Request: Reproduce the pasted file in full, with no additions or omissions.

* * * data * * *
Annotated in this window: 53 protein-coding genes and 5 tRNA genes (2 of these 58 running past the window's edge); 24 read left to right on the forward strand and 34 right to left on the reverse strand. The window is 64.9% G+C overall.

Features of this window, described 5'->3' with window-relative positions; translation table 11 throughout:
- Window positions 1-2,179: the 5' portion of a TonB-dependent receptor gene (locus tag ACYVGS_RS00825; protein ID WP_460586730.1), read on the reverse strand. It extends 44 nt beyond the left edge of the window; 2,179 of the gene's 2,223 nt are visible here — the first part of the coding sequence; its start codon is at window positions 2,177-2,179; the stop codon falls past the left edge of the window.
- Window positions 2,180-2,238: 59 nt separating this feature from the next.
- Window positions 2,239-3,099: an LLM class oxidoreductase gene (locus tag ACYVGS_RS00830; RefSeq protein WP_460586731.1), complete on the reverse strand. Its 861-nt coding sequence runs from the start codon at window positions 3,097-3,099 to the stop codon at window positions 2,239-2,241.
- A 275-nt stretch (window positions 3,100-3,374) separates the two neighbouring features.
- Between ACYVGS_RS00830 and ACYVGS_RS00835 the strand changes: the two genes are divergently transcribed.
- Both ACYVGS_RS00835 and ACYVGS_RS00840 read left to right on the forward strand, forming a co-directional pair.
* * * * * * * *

Annotated in this window: 53 protein-coding genes and 5 tRNA genes (2 of these 58 running past the window's edge); 24 read left to right on the forward strand and 34 right to left on the reverse strand. The window is 64.9% G+C overall.

Features of this window, described 5'->3' with window-relative positions; translation table 11 throughout:
- Window positions 1-2,179: the 5' portion of a TonB-dependent receptor gene (locus tag ACYVGS_RS00825; protein ID WP_460586730.1), read on the reverse strand. It extends 44 nt beyond the left edge of the window; 2,179 of the gene's 2,223 nt are visible here — the first part of the coding sequence; its start codon is at window positions 2,177-2,179; the stop codon falls past the left edge of the window.
- Window positions 2,180-2,238: 59 nt separating this feature from the next.
- Window positions 2,239-3,099: an LLM class oxidoreductase gene (locus tag ACYVGS_RS00830; RefSeq protein WP_460586731.1), complete on the reverse strand. Its 861-nt coding sequence runs from the start codon at window positions 3,097-3,099 to the stop codon at window positions 2,239-2,241.
- A 275-nt stretch (window positions 3,100-3,374) separates the two neighbouring features.
- Between ACYVGS_RS00830 and ACYVGS_RS00835 the strand changes: the two genes are divergently transcribed.
- Both ACYVGS_RS00835 and ACYVGS_RS00840 read left to right on the forward strand, forming a co-directional pair.